Healthy kids: “Lunch Lessons”

kids nutrition lunch lessonsSchool lunch is important

Since the school year began last month, I’ve been watching and listening with some bemusement to the furor over the new school lunch standards in this country. Kids and parents are Tweeting and Instagramming (is that a verb?) pictures of some pretty unappetizing fare.

Cupcakes are banned! Kids who share their lunch get detention! What, no pizza?

Well, I can afford to be amused because I don’t have kids depending on the public school system for a healthy and satisfying lunch.

But childhood obesity—which leads to adult chronic disease—is not funny. And while having a nutritious lunch is important, kids really need to be taught how to make healthy food choices. It’s not a skill learned overnight, but it’s one that can make a huge difference to their future health. And as kids learn by example, they need the adults in their lives to be on the same page!

Related post: Teach your children well

I recently picked up a copy of Lunch Lessons: Changing the Way We Feed Our Children by Ann Cooper. Cooper, a chef, pioneered a healthy (and delicious) school lunch program that has been successfully implemented by schools in several states, although the schools are mostly private.

Her school lunch policy is founded on the following principles:

  • Healthy children are the foundation of a healthy society;
  • Healthy, well-nourished children are better able to learn;
  • All children deserve nutritious, safe, and deliciously-prepared food;
  • Eating habits developed in childhood will affect health throughout life;
  • Knowledge of food—how it is grown, who grows it, how it is prepared, its connection to tradition, and its influence in shaping the future of society—is integral to a healthy education.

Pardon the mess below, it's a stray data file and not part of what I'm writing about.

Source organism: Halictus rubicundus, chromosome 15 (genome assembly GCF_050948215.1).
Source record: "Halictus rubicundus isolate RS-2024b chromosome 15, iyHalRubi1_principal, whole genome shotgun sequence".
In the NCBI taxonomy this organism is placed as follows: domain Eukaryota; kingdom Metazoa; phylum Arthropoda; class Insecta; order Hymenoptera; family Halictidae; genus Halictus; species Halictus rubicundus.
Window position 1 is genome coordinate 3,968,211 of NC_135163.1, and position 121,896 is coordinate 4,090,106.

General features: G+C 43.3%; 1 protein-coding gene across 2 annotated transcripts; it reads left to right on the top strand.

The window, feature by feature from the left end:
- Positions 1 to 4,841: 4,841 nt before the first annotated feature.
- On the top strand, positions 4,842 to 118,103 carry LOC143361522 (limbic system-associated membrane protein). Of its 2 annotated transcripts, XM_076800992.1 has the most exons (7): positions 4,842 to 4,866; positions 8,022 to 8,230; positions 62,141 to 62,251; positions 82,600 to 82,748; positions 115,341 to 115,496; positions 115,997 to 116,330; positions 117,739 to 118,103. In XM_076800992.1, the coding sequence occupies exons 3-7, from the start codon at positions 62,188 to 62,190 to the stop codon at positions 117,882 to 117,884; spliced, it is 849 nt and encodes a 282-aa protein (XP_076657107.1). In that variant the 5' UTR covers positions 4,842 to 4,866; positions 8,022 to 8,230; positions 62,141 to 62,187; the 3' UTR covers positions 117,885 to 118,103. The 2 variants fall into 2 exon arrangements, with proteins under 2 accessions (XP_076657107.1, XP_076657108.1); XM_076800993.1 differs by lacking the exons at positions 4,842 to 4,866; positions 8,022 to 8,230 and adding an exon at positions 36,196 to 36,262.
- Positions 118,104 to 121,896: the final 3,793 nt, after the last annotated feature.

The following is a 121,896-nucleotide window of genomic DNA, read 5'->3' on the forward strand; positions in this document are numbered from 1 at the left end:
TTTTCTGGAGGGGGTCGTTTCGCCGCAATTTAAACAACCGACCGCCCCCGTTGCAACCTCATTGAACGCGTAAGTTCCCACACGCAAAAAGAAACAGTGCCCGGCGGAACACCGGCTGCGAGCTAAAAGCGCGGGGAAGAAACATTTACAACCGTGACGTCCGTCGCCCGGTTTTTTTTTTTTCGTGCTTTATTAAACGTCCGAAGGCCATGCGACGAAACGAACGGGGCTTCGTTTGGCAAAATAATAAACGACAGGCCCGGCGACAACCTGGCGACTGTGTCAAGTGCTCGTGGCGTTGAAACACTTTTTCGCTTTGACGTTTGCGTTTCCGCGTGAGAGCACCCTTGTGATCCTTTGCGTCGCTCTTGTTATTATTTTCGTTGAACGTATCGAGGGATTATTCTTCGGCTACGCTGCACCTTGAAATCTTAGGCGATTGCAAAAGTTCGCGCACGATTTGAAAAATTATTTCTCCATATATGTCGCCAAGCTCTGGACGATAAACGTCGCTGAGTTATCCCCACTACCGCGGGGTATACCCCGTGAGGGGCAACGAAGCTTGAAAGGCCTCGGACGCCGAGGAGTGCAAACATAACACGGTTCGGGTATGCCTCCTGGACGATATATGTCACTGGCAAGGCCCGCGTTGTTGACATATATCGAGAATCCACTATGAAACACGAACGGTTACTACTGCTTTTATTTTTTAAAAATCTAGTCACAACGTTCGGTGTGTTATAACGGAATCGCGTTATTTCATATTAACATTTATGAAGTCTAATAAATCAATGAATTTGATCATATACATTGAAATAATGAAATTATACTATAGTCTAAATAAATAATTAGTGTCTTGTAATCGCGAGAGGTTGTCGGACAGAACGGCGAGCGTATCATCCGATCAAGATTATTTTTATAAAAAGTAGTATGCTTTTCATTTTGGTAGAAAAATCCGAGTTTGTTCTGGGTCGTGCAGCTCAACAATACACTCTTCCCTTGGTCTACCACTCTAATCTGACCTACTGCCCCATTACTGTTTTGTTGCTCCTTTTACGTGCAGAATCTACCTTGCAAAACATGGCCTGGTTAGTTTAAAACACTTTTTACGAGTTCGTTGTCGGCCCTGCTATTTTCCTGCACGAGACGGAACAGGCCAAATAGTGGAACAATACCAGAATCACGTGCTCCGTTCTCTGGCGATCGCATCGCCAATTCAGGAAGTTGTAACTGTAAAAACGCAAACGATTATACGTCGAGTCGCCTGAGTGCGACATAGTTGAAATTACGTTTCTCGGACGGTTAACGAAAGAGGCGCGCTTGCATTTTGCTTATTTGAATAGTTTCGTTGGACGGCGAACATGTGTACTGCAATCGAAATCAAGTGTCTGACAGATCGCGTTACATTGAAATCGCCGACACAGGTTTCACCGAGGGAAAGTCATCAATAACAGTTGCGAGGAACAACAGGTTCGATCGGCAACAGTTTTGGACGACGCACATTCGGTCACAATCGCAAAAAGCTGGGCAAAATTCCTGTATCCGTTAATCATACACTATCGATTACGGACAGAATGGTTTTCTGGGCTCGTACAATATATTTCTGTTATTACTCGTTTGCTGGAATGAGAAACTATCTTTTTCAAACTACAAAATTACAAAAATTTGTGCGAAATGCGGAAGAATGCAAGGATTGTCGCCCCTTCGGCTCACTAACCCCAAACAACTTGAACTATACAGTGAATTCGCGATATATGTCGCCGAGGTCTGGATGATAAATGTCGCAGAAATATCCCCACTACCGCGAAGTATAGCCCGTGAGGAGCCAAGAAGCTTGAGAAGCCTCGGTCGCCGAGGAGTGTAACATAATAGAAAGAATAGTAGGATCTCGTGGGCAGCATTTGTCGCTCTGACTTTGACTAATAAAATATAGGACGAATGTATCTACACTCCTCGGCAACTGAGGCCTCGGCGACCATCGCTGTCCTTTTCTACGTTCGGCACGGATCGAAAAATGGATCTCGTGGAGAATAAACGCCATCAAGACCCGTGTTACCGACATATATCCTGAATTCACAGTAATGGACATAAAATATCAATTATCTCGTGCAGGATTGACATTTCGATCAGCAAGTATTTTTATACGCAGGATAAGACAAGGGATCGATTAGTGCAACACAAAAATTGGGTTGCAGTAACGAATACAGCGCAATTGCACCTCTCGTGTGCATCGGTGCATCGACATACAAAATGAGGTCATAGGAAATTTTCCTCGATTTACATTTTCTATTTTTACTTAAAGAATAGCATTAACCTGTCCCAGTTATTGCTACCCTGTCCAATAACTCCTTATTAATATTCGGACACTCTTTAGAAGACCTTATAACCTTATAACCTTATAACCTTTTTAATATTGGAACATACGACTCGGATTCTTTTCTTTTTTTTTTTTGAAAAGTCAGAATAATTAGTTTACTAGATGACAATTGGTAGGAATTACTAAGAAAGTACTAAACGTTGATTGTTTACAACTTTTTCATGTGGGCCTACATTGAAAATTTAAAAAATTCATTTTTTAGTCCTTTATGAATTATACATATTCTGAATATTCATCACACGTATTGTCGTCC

Watch Chef Cooper’s passionate explanation of the problem, as well as her philosophy and plan (I love Ted Talks!):

What parents can do

Lunch Lessons is part cookbook, part policy handbook, and part parenting manual. Chef Cooper includes dozens of healthy and kid-approved recipes. The last part of the book guides parents and school officials through implementing her lunch program, or creating their own.

What I like most is the first part of the book, which provides parents with tips for nurturing healthy eaters—kids who will hopefully learn to enjoy eating and preparing healthy food when they are older and no longer under parental (or school) supervision.

  • Be a good role model;
  • Take your kids shopping—allow them to explore the store and ask questions;
  • Be flexible—it’s all about balance and moderation;
  • Make mealtime special;
  • Don’t be a short order cook and be patient—it can take 10-12 attempts to get a kid to try an unfamiliar food;
  • Don’t buy into marketing for kids—bright blue applesauce is just wrong!;
  • Don’t use food as a reward, bribe, or a punishment;
  • Let kids help in the kitchen—kids love eating food they create;
  • Make sure your child eats breakfast.

The book was written in 2006, although its material is still very relevant today. Given the current uproar, I’m sure parents, school districts and the federal government will be making more changes to the school lunch program, perhaps taking some lunch lessons from Chef Cooper.

You can also visit her website, Lunch Lessons.


Frugal Nurse


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